Saturday, April 18, 2009

Optional State Supplementation - Florida Trends Down

Access to care for low income individuals with mental illness to stable housing and stable services is one step closer to a crisis. The Optional State Supplementation Program which helps fund access to state funded ALF care in Florida is collapsing. Recent numbers show that in 2001 there were 10,272 and in 2008 according to the Department of Children and Families which runs the OSS program there were only 7935 funded OSS slots.

The legislature over the last 10 years would hold funding for this program at $26 million. The last two years saw significant "raids" on the limited funds in this vulnerable program by lawmakers. The program was reduced in 2008 to $18 million and in 2009 it is projected to drop to $15 million.

The last time there was any increase in Florida was in response to the 1999 OSS workgroup that was authorized by the legislature. This workgroup recommended a $100 increase in OSS funding and what was funded in 2000 was an increase of $35/month for room and board and they moved the personal needs allowance from $43/month to $54/month.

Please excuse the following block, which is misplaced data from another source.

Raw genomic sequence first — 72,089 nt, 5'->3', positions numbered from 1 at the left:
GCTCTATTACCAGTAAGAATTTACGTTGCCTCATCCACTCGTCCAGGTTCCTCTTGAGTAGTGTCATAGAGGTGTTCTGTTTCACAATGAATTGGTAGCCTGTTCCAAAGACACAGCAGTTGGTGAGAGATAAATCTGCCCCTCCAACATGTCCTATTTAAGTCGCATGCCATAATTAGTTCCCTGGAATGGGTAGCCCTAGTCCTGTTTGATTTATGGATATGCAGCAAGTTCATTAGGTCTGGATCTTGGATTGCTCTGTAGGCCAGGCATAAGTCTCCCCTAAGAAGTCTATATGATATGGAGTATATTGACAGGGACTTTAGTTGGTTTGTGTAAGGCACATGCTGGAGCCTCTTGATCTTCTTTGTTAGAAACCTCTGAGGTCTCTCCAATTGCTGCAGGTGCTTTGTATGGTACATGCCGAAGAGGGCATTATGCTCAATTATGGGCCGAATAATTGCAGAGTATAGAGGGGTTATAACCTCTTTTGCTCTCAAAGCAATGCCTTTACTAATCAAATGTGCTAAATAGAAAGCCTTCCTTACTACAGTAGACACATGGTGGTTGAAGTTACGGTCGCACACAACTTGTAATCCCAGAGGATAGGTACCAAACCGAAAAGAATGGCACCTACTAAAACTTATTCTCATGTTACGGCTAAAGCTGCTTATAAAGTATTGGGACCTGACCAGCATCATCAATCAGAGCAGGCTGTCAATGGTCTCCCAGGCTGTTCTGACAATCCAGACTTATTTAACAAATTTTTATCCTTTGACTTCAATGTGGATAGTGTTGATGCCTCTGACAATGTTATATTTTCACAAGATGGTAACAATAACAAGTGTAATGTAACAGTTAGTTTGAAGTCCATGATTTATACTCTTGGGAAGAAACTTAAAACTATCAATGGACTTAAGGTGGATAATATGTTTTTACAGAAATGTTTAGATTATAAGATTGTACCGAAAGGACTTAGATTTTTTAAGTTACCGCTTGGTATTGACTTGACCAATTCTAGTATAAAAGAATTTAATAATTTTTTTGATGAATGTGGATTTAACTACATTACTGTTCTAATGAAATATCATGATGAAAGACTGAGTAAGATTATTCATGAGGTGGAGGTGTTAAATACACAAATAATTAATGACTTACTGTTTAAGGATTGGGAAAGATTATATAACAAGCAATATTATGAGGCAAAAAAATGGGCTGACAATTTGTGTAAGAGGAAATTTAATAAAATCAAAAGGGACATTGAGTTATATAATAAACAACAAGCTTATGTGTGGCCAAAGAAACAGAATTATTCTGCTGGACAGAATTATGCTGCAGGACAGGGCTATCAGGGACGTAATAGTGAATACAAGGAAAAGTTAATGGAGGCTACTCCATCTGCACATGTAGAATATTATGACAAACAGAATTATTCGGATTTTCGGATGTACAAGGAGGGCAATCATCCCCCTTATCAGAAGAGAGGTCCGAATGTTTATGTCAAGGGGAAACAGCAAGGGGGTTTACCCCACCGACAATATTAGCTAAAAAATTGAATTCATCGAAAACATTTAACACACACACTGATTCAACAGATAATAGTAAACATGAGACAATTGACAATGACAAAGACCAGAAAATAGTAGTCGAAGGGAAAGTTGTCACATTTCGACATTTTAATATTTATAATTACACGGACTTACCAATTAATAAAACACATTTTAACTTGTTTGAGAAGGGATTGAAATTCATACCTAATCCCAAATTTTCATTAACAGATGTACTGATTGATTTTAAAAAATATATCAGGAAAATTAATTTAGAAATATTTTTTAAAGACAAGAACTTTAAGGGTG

The need for an increase in the rate for care for the state funded ALF residents has been a constant need for years. There have been numerous attempts to increase the OSS rate of funding only to be vetoed by then Gov Jeb Bush.

In Florida the OSS funding is used to as a state match to pull down medicaid resources under the state plan amendment called the medicaid assistive care services program. The rate of reimbursement for a low income individual is $9.28/day a rate that has not been adjusted since 2001.

The decreasing number of beds in Florida is a critical concern for persons with serious mental illness. We know that of the 7935 beds for OSS residents that 5379 are occuippied by persons with mental illness, the vast majority of these located in Miami Dade County. The major diagnosis associated with this population is schizophrenia.

Florida lawmakers should discontinue the practice of holding the rate of funding for care at the 2001 rate and "raiding" this fund for surplus funds to use in other programs. These funds should be utilized if surplus to increase the rate. The low rate of reimbursement has led to the closure of many facilities in Florida eliminating access to housing that offers some supervision and assistance with medications.

The decline of state funded ALF beds in Florida only spells that Florida taxpayers will pay an increased cost associated with greater demand and use of institutions; whether they are jails, nursing homes or state mental health treatment facilities.

The ALF model is a low cost and effective system of care for many people with chronic long term needs like those with schizophrenia. The absence of quality and available supply of beds will only lead to an expanding crisis that will drive up health care costs.

Even if lawmalkers started now to address the emerging policy and budget crisis facing state funded ALFs, there would be several years to correct the many issues that years of neglect have brought.

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